JH Piton, born April 20, 1865, is a forgotten figure in cricket but a very important one. In the second edition of the Currie Cup, in 1890-91, there was an incredible achievement by this South African lobster. Arunabha Sengupta looks back at the life and career of this obscure lob bowler who seldom bowled in First-Class cricket but for that splendid match.
Even before the first ball was bowled, the rain did start to fall. And by the time the first over was bowled, the water was coming down in sheets. Henry Tudhope, the Johannesburg fast bowler, who had dismissed many a batsman in the recent Inter-town Tournaments, hardly managed to get his cap back from the umpire as they raced back to the pavilion. It had started as a fine day, but heavy clouds had rolled in by the time the players had assembled. When play had started, they had almost touched the ground.
It continued to pour all day, and by early afternoon it was clear that there would be no play before the players came back on Monday, after Sunday’s rest. The Kimberley team, led by Bernard Tancred, heaved a collective sigh of relief. They had been received with gracious cheers by the public In Commissioner Street, but that had done little to wipe away the stress and strain of a terrible journey.
Besides, the practice pitch, due to the late heavy rains, had been tricky and perplexing. The matting was unusually short and the batsman found himself at the bottom of a slope. They were bowled repeatedly, Tancred included, and when they connected it seemed to go straight in the air. They could do with a couple of days of breather.
On Monday, the weather threatened, but play was able to get underway. The wicket was soft as Albert Walshe and Johannes Gyselman faced John Henry David Piton. The last-named was from Pretoria, and bowled old-fashioned lobs. And immediately Walshe was uncomfortable with the tossed-up deliveries. The two openers batted with caution and also had a slice of luck when Walshe missed one, the ball hit his leg and went on to hit the wicket — but the bails remained put.
Piton, however, carried on with all his cunning. An alumnus of the Diocesan College at Rondebosch, Cape Province, he was known to be one of the finest of lob bowlers. However, a useful batsman who could also keep wickets when required, this was the first time he was bowling in First-Class cricket. Curiously, he would bowl only 4 more overs in First-Class cricket after this match. He had also played the inaugural Currie Cup match the previous year, when these same two sides had met, but had not bowled.
Not that his lobs were not known. In early 1887, a group of Kimberley players, with the addition of J Hopgood of Orange Free State and J Vintcent of Bechuanaland, had combined to form a team called the Stray Klips. This side had visited Western Province in one of the most important early cricket tours to take place in South Africa. And Piton had played against them for Western Province, capturing 5 for 66 at Wynberg. Yes, he had been in the Cape those days, before moving to Pretoria in May, 1888. Later he would play for Natal as well.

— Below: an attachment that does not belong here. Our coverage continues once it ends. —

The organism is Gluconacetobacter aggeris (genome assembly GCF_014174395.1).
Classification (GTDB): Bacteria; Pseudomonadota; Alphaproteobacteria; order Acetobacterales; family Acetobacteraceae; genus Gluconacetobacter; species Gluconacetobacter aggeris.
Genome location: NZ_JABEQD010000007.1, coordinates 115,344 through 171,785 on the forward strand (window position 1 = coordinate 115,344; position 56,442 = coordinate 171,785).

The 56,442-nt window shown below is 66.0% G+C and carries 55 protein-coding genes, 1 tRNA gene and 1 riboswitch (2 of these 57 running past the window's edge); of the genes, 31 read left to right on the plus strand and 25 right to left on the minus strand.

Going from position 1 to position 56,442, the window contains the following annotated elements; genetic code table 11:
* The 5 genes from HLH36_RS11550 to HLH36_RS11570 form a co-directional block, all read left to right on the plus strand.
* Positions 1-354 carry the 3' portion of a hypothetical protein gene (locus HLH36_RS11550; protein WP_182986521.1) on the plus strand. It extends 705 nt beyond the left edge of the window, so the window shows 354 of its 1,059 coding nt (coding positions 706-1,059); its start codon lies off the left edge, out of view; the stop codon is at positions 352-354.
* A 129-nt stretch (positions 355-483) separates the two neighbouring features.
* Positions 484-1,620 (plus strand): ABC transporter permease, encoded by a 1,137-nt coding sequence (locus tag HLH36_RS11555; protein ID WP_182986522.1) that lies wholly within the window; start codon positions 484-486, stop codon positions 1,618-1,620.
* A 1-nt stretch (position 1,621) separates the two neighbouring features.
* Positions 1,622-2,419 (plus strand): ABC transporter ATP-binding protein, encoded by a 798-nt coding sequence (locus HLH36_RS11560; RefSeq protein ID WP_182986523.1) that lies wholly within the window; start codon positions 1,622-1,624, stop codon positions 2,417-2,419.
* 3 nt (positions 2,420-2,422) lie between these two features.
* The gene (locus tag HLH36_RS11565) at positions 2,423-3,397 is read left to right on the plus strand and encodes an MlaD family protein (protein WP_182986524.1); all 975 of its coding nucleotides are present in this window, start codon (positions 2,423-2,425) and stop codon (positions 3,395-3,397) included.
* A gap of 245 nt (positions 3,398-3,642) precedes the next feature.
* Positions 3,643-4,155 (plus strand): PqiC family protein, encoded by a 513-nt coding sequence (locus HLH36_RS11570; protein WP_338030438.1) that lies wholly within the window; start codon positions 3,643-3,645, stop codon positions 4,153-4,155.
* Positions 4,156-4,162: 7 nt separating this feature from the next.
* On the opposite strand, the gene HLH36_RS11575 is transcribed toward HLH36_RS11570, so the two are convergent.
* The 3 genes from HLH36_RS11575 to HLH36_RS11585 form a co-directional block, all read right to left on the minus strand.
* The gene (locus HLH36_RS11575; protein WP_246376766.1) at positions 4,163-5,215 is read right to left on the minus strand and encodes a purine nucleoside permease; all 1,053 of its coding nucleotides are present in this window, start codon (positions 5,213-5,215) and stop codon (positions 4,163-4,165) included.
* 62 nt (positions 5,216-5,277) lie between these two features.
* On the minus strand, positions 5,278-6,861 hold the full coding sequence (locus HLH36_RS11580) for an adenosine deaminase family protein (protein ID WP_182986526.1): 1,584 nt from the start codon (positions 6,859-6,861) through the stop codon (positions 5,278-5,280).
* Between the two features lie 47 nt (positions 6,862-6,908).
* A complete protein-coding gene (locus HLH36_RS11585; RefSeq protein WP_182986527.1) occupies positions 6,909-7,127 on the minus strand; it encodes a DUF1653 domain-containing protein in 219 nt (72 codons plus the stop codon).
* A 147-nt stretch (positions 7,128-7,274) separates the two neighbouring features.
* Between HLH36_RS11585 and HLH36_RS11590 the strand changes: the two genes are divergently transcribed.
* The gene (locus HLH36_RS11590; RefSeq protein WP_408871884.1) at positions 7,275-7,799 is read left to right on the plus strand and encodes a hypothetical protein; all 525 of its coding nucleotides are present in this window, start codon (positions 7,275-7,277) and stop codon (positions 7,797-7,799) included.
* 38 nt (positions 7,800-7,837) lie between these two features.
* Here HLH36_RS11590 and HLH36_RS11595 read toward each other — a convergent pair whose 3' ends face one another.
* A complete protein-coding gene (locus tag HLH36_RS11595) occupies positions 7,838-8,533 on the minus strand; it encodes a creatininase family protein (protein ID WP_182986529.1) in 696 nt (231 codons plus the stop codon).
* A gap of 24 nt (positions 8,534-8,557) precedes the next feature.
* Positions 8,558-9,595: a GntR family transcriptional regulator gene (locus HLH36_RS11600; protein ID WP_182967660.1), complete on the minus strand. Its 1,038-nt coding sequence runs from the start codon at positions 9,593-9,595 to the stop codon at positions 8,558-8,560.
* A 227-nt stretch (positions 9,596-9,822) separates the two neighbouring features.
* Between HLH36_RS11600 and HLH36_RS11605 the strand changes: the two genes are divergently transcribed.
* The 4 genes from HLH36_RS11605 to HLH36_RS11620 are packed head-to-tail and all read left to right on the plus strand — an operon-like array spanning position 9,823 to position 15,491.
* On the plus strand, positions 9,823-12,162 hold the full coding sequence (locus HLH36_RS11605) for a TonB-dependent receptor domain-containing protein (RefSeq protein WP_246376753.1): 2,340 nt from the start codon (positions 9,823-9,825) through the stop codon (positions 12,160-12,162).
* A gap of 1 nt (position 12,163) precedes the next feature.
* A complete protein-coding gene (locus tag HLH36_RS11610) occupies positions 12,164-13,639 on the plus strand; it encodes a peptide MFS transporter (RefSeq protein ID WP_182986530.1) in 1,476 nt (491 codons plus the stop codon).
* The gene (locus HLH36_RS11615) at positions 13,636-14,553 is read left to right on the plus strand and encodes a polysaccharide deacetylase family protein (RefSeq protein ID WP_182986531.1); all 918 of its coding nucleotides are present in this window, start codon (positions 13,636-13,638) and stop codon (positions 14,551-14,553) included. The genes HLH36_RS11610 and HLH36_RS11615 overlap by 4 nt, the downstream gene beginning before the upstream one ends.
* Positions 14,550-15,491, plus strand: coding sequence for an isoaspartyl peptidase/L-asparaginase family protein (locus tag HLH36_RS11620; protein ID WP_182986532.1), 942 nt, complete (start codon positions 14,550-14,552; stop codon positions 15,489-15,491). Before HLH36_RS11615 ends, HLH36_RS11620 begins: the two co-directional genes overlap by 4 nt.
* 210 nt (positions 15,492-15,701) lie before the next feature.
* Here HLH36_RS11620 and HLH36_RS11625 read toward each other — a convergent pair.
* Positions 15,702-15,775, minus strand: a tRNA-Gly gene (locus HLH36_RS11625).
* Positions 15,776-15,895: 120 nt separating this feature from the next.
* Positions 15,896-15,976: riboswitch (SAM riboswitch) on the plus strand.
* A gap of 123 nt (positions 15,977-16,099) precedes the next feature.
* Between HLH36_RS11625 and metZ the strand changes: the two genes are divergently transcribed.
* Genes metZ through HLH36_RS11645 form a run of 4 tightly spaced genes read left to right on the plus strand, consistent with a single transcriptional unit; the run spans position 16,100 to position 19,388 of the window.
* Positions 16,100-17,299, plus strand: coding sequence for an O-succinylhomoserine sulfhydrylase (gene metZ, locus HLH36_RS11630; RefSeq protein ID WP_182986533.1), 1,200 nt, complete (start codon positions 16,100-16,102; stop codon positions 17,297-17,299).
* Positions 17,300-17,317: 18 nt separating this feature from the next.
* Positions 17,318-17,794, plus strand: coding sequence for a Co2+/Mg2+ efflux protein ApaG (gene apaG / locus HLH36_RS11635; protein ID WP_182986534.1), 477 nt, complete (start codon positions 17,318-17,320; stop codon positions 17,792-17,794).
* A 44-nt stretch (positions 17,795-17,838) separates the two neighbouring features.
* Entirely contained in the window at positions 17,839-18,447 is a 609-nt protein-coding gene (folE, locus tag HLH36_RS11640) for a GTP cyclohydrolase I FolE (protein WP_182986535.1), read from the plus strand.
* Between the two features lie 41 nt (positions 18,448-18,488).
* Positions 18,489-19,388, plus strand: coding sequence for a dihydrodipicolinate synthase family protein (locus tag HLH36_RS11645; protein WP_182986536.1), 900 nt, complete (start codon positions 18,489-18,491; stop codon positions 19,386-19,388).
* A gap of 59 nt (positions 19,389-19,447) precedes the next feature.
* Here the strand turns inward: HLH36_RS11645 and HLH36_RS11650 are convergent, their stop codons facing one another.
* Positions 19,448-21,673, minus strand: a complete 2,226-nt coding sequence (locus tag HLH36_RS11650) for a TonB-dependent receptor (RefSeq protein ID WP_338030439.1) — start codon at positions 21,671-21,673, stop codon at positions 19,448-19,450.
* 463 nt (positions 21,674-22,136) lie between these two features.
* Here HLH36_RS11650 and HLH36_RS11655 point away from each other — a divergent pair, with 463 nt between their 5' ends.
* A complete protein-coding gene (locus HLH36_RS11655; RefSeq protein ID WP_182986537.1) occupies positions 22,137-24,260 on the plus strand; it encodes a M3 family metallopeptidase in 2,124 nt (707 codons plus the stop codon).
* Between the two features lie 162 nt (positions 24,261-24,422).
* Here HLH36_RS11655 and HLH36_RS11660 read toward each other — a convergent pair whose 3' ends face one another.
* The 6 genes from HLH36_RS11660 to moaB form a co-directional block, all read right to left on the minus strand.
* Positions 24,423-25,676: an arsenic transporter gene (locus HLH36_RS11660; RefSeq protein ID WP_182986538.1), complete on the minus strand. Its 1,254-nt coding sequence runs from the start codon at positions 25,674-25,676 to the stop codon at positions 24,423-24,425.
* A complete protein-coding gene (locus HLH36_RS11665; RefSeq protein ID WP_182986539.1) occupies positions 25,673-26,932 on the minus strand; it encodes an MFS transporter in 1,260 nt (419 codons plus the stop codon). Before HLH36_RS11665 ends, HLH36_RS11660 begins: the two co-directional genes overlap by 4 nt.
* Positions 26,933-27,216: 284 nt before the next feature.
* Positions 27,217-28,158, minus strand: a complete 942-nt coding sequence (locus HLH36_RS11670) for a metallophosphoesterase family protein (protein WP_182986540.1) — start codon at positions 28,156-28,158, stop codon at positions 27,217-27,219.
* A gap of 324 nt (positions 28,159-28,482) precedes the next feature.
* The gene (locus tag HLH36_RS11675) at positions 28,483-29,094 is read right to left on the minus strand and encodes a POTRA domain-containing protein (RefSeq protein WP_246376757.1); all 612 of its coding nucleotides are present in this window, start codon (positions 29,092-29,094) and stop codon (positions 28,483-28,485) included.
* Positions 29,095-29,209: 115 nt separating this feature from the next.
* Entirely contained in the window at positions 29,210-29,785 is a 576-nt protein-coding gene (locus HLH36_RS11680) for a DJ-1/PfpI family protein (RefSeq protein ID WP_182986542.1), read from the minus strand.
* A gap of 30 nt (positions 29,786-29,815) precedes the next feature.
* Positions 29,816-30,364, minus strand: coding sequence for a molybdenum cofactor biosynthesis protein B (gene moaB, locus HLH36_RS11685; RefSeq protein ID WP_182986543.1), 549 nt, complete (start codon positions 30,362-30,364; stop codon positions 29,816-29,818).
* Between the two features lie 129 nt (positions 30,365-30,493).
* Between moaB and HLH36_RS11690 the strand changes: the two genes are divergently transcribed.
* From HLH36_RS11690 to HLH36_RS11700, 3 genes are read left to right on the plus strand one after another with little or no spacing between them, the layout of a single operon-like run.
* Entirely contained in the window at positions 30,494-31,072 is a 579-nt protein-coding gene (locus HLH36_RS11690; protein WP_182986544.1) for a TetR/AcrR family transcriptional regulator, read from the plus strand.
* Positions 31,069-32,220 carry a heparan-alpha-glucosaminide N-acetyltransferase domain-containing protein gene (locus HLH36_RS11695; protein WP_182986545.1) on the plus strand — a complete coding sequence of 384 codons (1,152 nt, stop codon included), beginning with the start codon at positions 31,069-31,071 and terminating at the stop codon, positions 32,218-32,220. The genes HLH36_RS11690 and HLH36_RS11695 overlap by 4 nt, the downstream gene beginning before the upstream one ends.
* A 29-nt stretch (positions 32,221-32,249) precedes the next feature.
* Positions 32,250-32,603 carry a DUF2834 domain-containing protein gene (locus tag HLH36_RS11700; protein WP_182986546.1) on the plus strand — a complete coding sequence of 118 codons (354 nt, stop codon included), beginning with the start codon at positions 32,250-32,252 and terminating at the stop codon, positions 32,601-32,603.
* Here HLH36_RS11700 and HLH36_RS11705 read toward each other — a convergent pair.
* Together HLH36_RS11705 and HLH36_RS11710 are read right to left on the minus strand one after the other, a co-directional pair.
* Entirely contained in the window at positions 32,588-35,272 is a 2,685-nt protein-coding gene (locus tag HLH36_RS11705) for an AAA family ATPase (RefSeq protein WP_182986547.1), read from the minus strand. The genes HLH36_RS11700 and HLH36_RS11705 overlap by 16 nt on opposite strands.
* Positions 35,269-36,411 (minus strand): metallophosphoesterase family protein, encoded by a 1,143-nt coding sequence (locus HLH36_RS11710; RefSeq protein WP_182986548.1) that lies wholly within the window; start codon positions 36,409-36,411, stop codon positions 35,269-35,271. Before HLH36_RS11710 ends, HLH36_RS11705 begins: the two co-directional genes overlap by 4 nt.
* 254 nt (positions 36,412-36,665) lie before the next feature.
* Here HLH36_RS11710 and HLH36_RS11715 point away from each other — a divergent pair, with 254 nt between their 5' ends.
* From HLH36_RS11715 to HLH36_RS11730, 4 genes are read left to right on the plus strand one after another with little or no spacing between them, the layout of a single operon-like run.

Coming back to the Transvaal-Kimberley encounter, soon Walshe chopped at an underhand delivery that came through fast and played it on to the stumps. The first blood was drawn at 30. At the same score, Charles Rutherfoord, the wicketkeeper, tried to dispatch Piton into the country, getting under the ball and tonking it straight up in the air. The bowler hardly had to move as the ball spiralled down into his hands.
The next phase saw some exceptional batting by Tancred, the best South African batsman of the era. Strokes were made all around the ground, and every ball was hit with power. At the other end Gyselman played with exceptional patience. Piton kept bowling a tight and accurate line, but the runs were scored at the other end. Tancred seemed destined to get a hundred when, at 148, he hit Piton straight down the throat of George Allsop at a personal score of 89.
George Glover was a strokeplayer, and strode in to strike 4 boundaries in 3 overs. But at 173, a fast one from Piton got in and he pushed to the short-leg.
With Gyselman still stonewalling, and Piton having picked up all four wickets to fall, Charles Finlason tried the age-old tactic of running out and hitting the lobster out of attack. He struck it on the full, and it never rose more than six inches, but Piton caught him low; his hands grazing the pitch as he made the catch.176 for 5.
At 187, the immense patience of Gyselman gave away. This time the ball from Piton was a long-hop and the opening batsman, having laboured his way to 46, pulled it straight to the square-leg fielder.
Edward Beech and Maurice Williams got together now, getting runs very quickly, spanking the balls more with brute force than style. But now, captain Fred Smith came on to have Beech sky one high up, thus ending the chance for Piton to pick up all 10.
But the lobster did continue and claimed the last wicket. Williams, in an effort to get as many as possible with the last man in, ran out to force the pace. He missed and Sam Field behind the stumps broke the wicket. Kimberley were all out at the stroke of stumps for 255. From 73 five-ball overs, Piton had captured 7 wickets for 82.
It was a fair score. Transvaal was known for great batting strength, but the bookmakers had brought the odds down to even after beginning the day at 6-4 against Kimberley.
However, the following day Transvaal toted up 227 for 5. With Clarence Wimble getting 62 and most of the others contributing, the lead was achieved with just 6 wickets down.
Even when heavy rain on Wednesday afternoon turned the ground into a swamp, it went against Kimberley. The men were hardly able to stand, let alone field; break bowling was impossible, and running up the wicket such an ordeal that sending down a proper length and line was extremely difficult. Piton made the most of it with a well-compiled 26, and Transvaal led by 58.
When the lobster had Walshe struggling again and bowled him for 14, the visitors trailed by 33. The end seemed to be near.
But then there was Tancred. With a great flourish, the willow of this champion struck the ball to all parts of the ground once again. At 30 he was caught at the wicket, but the umpire did not hear the edge and refused to raise his finger. And thus, he kept batting and the brilliant innings amounted to 62 before Tudhope, with his first success of the match, managed to flatten his stumps. Tancred walked back to standing ovation.
Williams, so impressive in the first innings, made the cardinal mistake of trying to hit Piton out of the ground. He was caught in the outfield just before close of the day’s play. Gyselman, in the course of another stonewalling effort, was still there.